3001: The Final Odyssey

I don’t usually do book reviews as I’m not a big fan of them. So I’m not sure that this is a review. It’s probably closer to a commentary on 3001 and Arthur C. Clarke’s work as a whole.

As a film buff, I find 2001: A Space Odyssey to be the most ambitious movie ever made. I also think Peter Hyams’ 2010 is an underrated gem that doesn’t detract from its predecessor at all. What both these films do is ask more questions of humanity than it answers. However, it is typical for both film and book series to provide a sense of closure.

Which is why I was somewhat disappointed with Clarke’s 2061 and 3001. In fact, I found 2061 to be entirely superfluous. I enjoyed 3001 far more but even then I found the final entry to the Odyssey series to be wanting.

That is, until I read Clarke’s “valediction” at the end of 3001, where he reiterates what he stated in the introduction to 2061:

“Just as 2010: Odyssey Two was not a direct sequel to 2001: A Space Odyssey, so this book is not a linear sequel to 2010. They must all be considered as variations on the same theme, involving many of the same characters and situations, but not necessarily happening in the same universe.”

Excerpt From
3001
Arthur C. Clarke

While in a certain sense I found this explanation to be a cop out, it does stand to reason when you evaluate Clarke’s work as a whole. In fact, I totally bought this same explanation for his Rama series. Rendezvous with Rama is one of the greatest works of hard science fiction and one one of my personal favorites. Yet its sequels are far friendlier to popular audiences. While I found the sequels to be a guilty pleasure, their perspectives don’t quite mesh with the original. To account for this, I too have to adopt Clarke’s rationale in his 3001 valediction.

Plus, the conclusion to the Odyssey series is in keeping with the themes found in his other works. From what books I’ve read from Clarke (I haven’t read them all), he rarely offer easy answers. In fact, that’s part of the reason why Rendezvous with Rama is so effective: there’s no clear explanation, merely speculation, for what the Rama craft is and why it visited the Solar System.

I think there’s an assumption that when we make contact with an intelligent, spacefaring extraterrestrial species, everything will be absolutely clear. At least that is what’s presented in mass entertainment. But that’s never the conclusion that Clarke reaches.

Space is unimaginably huge. And insofar as scientists can tell, there’s a limit to how fast information can travel. In all likelihood, when the first positive confirmation of intelligent life is found, it will likely be centuries before contact is made. Humanity, as a result, will be flipped on its head where entire theories will be obsolete and new fields of speculation will be established. Where humanity stands presently, it is unlikely that we have the language and understanding to fully grasp the final answers. That’s what it means to come face to face with “God”.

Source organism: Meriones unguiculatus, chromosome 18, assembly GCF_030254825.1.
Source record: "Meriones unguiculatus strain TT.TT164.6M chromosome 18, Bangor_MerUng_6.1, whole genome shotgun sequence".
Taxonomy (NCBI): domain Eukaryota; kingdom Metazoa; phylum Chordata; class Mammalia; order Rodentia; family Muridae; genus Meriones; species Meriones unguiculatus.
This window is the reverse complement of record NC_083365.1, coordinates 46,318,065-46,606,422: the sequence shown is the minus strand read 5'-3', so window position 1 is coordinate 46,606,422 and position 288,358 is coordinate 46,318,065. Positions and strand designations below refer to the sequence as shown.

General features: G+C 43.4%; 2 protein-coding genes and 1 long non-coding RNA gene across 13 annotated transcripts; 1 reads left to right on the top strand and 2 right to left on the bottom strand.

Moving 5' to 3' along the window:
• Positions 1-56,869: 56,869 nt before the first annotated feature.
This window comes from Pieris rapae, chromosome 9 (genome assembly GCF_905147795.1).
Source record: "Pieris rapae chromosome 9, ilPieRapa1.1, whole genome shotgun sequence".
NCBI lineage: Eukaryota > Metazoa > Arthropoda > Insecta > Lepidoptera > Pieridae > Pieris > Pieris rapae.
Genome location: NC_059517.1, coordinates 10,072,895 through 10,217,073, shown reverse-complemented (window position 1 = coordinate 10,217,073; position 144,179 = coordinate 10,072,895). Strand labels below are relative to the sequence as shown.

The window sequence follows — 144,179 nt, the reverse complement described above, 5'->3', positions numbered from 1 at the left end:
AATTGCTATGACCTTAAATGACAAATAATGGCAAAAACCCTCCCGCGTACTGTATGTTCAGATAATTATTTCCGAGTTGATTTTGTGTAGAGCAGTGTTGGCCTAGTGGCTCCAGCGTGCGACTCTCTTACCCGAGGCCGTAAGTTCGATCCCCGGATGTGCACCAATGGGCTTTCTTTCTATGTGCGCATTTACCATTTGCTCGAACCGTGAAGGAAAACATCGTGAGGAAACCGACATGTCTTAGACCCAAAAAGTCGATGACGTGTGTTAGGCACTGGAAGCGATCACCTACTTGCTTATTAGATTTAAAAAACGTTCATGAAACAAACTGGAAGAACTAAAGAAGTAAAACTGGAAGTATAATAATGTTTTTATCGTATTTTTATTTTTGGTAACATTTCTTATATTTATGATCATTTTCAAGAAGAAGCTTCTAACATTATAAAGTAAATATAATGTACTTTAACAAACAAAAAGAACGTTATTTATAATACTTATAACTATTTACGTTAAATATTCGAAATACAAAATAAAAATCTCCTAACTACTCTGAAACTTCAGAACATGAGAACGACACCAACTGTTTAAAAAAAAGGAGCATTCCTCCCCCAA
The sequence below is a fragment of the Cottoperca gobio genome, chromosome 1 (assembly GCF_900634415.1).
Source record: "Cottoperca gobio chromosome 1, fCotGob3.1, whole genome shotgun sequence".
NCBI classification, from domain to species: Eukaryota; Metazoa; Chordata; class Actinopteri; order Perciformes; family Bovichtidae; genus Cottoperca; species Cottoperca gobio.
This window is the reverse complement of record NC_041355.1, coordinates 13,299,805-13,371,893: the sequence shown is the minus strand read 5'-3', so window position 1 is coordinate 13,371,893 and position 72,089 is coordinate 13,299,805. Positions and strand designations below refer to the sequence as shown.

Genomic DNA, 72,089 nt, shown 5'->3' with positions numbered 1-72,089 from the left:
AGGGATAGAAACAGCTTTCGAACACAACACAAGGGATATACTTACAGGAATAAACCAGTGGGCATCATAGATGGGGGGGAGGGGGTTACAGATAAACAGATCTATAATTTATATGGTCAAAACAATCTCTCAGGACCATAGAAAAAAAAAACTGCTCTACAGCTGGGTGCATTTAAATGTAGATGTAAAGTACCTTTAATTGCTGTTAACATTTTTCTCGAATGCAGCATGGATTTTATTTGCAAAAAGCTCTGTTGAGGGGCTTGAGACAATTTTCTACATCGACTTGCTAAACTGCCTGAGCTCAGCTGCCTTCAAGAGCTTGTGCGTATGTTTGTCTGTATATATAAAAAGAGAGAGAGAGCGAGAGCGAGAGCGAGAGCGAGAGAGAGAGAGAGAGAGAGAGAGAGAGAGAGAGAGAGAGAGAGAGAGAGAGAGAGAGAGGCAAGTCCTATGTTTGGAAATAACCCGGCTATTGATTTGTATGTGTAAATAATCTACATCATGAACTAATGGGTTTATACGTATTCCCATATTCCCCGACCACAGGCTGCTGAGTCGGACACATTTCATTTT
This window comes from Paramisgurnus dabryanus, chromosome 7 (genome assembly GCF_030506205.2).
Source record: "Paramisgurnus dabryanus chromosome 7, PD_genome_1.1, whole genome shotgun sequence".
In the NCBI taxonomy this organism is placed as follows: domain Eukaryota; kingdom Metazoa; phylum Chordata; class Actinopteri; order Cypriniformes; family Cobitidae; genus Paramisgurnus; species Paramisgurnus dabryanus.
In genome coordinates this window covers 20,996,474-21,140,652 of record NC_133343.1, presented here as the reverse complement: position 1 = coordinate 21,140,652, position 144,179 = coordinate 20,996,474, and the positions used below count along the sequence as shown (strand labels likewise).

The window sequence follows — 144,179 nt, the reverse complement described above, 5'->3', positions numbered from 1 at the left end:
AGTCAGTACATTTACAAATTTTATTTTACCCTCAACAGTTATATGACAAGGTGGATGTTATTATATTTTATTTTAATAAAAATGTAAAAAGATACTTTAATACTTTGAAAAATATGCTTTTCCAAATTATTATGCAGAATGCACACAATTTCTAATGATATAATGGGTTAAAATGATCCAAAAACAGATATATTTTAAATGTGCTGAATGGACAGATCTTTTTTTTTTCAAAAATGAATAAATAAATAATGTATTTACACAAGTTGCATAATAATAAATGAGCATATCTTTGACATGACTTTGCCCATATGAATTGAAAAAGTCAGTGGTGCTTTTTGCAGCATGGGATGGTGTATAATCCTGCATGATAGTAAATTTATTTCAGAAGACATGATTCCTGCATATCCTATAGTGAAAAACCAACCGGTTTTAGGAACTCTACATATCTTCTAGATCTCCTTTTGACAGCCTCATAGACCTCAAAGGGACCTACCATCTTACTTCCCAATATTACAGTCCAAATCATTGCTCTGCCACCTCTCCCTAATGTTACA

So to me, it’s these steps in human evolution…on our ultimate path towards the infinite…where Clarke found his fascination. That’s why he rarely provided answers: because we aren’t ready for them.

2051: a space monstrosity (part II)

“I never go into space sober,” I told Dr. Jackass.

The USV Carl Sagan departed from Tranquility Bay en route to Tau Ceti. The doctor and myself were doing preparations before addressing the crew.

“I just don’t think introducing yourself to the crew is a good idea when you’re drunk,” the doctor replied.

“I’ll decide what’s best for this mission.”

The two of us got into our dress blues and proceeded to the conference area where the crew was assembled. “Good afternoon,” I said, “I am Captain William Kananga. You may call me Bill. The gentleman standing next to me is Dr. Sergei Jackass. He will serve as the executive, chief medical, and chief science officer of this mission. We are currently en route to Tau Ceti, approximately 4 light years away, which would make this the first interstellar mission outside of the Solar System.”

The crew looked at one another, startled by this revelation.

“The objective of this mission was previously classified, but now it can be told,” I continued. “Space Fleet has received a transmission from a planet orbiting Tau Ceti. The information contained in this transmission is of the most extraordinary nature. In fact, it has the potential to be the most significant finding in human history. There is now considerable evidence for the existence of extraterrestrial intelligence. So our mission is to initiate first contact with these beings.”

I took a pause for dramatic purposes, then proceeded. “I’m sure you all have had time to meet with one another, but I will do some formal introductions. LT Commander Lauren Valdez is our Chief Pilot. LT Commander Dick Smashhouse, the co-pilot and navigator. Commander Nia Mwangi, Chief Engineer. LT Elizabeth Hanson and LT Arun Patel are also engineers serving under Commander Mwangi. In case you haven’t noticed, serving under my command are six very attractive people of both sexes: three males and three females from all corners of the Earth. This is done for the purposes of genetic diversity should we get stranded on this alien planet. Yes, we might have to fuck one another because this will be a long ass mission. Don’t worry about me though. My dick don’t work. Any questions?”